Tuesday, September 13, 2011


Richard G. Santos

Internet friend Mimi Lozano told me about Wanda Garcia becoming a monthly columnist for the Corpus Christi Caller. In return, I asked her to tell Ms. Garcia that she will rarely hear from people who agree or like what she writes but will frequently hear from people who disagree and do not like what she writes. My last two columns have been the opposite of what I wrote Ms. Garcia. In fact, people who enjoyed the columns outnumbered those who did not by an eight to one ratio. Those who disagreed did so due primarily for personal reasons or not understanding and not properly reading what I wrote. That is, that the mis-teaching of history, the white and black perspective textbooks and the Black Legend have caused identity problems and in some cases inferiority complexes among some Tejanos and Mexican Americans in South Texas. Moreover, the articles were a direct result of four people I had met, interviewed and exchanged phone calls or email with the last 45 days. Allow me to give you two examples.
Ms. M is a 52 year old Mexican American (third generation from Mexico) who can easily pass for a petite young lady in her early 30’s. She takes pride that her three sons (in mid 20’s to mid 30’s) are usually thought to be her brothers. Although a San Antonio, Texas native, Ms. M currently lives outside the state and identifies herself as a “Latina”. Ms. M said she only dates (and trice married) “Anglos” and not Latinos and especially not “Mexicans”. According to her, Latinos are drug dealers, drug users, drunks, have beer bellies and beat their women. Anglos on the other hand, she said, treat their women like princesses. I asked if she had ever heard of Ted Bundy, Son of Sam, Gacy and other serial killers. She replied she was not and has never been interested in history. However, that is basically not true as she contacted me wanting to know something about her family’s origin. All she knows is that her grand parents migrated from Mexico to a rural community in South Texas. Her parents moved to San Antonio and her mother was active in the Chicano movement of the 70’s and 80’s. Ms. M considers her mother’s activist involvement to have been a waste of time and non-productive. Moreover, she dislikes her hometown saying “San Antonio has become a low life Mexican city”. In fact, the only thing she seems to like about San Antonio are the wide variety of tacos that she cannot get where she lives. Notwithstanding Ms. M’s harsh look on life, we continue to be email long distance friends. I send her selected columns as I see this as peeling an onion one layer at a time.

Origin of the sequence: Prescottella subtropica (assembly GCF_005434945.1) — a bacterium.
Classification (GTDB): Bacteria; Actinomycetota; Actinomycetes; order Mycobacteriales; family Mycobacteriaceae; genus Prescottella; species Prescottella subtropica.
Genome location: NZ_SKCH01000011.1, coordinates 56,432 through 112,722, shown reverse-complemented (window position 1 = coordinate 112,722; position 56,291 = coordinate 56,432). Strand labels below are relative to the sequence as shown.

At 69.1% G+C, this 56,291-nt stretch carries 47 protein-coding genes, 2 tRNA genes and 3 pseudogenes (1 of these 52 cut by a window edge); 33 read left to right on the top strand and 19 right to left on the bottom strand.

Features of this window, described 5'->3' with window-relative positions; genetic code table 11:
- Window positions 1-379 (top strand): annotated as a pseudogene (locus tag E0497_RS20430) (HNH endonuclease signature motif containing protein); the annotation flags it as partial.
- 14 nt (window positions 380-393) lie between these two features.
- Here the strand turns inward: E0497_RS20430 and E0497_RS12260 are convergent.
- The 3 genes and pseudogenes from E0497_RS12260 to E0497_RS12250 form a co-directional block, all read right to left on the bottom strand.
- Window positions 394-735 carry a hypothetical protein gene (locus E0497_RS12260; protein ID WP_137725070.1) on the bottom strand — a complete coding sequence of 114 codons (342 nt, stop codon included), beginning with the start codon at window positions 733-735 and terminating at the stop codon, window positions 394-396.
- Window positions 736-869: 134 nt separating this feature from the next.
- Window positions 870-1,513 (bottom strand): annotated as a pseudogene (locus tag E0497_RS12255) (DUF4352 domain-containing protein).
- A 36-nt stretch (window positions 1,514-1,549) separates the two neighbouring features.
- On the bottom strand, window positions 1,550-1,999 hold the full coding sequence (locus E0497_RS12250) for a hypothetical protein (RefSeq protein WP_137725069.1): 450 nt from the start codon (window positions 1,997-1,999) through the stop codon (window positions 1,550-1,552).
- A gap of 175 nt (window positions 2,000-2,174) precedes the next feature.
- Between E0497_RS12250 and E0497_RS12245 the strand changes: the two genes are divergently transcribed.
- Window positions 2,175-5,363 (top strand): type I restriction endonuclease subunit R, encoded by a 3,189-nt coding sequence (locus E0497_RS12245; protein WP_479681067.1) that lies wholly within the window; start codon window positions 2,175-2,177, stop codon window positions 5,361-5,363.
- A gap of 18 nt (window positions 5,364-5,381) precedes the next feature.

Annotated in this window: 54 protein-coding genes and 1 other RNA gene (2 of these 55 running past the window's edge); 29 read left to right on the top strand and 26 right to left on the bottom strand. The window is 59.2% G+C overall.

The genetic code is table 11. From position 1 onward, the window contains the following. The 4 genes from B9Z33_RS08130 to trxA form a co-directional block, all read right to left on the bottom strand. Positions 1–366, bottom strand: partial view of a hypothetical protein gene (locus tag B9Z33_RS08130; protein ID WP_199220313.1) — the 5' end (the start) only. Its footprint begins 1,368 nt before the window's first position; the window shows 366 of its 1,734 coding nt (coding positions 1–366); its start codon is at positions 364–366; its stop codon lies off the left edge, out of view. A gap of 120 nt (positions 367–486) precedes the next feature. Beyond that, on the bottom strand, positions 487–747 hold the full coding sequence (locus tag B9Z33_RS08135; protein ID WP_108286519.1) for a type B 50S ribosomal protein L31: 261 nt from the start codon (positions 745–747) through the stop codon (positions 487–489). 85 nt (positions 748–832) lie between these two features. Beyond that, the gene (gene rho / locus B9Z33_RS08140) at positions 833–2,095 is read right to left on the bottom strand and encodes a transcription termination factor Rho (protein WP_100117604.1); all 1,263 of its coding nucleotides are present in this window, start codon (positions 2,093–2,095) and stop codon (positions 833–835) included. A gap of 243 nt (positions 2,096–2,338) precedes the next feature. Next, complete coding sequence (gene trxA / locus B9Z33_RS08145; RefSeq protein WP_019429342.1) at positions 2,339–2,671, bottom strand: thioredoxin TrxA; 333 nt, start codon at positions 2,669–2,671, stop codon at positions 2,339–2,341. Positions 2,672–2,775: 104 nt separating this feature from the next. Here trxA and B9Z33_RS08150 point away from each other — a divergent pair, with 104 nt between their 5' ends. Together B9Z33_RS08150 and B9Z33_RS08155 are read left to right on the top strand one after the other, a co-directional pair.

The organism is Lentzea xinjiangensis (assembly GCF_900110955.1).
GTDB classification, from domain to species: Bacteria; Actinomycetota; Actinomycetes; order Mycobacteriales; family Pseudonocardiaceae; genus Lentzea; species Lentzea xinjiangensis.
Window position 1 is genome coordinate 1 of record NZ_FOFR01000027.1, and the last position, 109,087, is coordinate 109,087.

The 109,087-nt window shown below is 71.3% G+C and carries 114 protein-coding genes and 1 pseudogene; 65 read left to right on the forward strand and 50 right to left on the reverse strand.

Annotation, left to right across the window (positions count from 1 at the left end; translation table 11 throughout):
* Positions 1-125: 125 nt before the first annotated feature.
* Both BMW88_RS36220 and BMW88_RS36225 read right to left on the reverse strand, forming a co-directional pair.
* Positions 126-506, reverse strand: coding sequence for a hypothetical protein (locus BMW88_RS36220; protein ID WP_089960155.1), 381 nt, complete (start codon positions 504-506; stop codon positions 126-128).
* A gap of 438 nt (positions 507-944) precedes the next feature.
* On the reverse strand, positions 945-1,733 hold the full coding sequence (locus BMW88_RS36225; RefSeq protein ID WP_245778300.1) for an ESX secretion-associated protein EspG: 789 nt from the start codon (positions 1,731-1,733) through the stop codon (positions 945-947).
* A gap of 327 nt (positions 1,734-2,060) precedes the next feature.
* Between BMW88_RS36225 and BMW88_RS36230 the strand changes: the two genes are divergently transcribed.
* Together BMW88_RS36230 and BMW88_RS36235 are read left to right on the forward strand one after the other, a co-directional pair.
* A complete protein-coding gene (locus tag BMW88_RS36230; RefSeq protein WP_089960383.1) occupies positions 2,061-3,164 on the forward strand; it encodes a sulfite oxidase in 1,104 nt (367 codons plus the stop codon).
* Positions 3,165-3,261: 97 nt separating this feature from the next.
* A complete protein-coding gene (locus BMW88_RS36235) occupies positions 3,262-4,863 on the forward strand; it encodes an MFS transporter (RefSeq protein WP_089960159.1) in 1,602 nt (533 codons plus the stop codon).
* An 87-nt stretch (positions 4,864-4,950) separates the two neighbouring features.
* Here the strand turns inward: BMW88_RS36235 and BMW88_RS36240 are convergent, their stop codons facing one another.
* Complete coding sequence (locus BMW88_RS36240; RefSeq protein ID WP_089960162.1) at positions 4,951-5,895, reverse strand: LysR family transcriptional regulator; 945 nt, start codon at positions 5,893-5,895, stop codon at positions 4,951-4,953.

Mr. R who was the last of the four people I recently met, admitted he has an inferiority complex. He blames the “gringos”, my “invader-American ancestors” (meaning the Spanish colonists of Texas) and the U. S. Judicial system. He refers to me as his enemy and does not understand why I do not feel the same way about him. As he explained it, I am his enemy because my

“invader-ancestors” killed his people and never recognized them as human beings. He erroneously states that both Spanish and U. S. law have declared the Native American as a non-American. He does not know history and hence the last two columns.
When asked about his family background, Mr. R said he is a Coahuiltecan Indian. This is a problem as four of the five people I have met in San Antonio claiming to be Coahuiltecan are third to fifth generation from Mexico. One told me his grand parents moved to the Alamo City from San Luis Potosi. I pointed out the major Native American culture is that area are the Huichols and not the South Texas Coahuiltecans. Two others revealed their grand parents were from central Tamaulipas. As for Mr. R, his grand father was a vaquero at the King Ranch and supposedly left it during the Great Depression of the 1920’s. Without questioning the timeline contradictions, I asked where they had come from or moved to. He did not know their point of origin but did know the family lived in a ranch “outside of Kingsville”. I pointed out to him that IF his grand parents were indeed Native American of that area, they would have been either Karankara or Tamaulipecos but not Coahuiltecan.
In many ways Mr. R reminds me of the hundreds of students and non-students I have met these last 40 years who have no idea as to the origin of their families but have concluded they do not want to be seen or considered as Mexican American, Chicanos or Mexican; all of which they consider negative. Hence I have met many who erroneously claim to be Coahuiltecan, Sephardic Jewish., and Canary Islanders (in regard to the founding families of San Antonio, Texas). I have even met wanna-be cousins/relatives who because their last name is Carvajal erroneously assume they are descendants of Nuevo Leon founder Luis de Carvajal y de la Cueva or his nephew Luis Rodriguez de Matos, aka Luis de Carvajal el mozo (the younger). The wanna-be cousins react in disbelief when I point out that neither Luis had any children and that the Inquisition burned the last name (Carvajal y de la Cueva) at the stake with only the in-laws with different surnames having survived. This is like many in the Chicano Movement of the 70’s and 80’s moving Aztlan from the Mexican state of Nayarit to Colorado. And to make things more interesting, proclaimed all Chicanos to be of Aztec descent!
On the other hand, is this any different from the Anglos who claim their grand mother was “a Cherokee Indian princess?” First of all, the Cherokees did not have kings, queens, princes or princesses. Second, why not an Arapaho, Delaware, Mohawk, Seminole, Pawnee, etc.? The answer is simple, based on what was and is taught at school, the person identifies with a culture considered to be more positive than their own family background.

ZAVALA COUNTY SENTINEL ………. 14 – 15 September 2011

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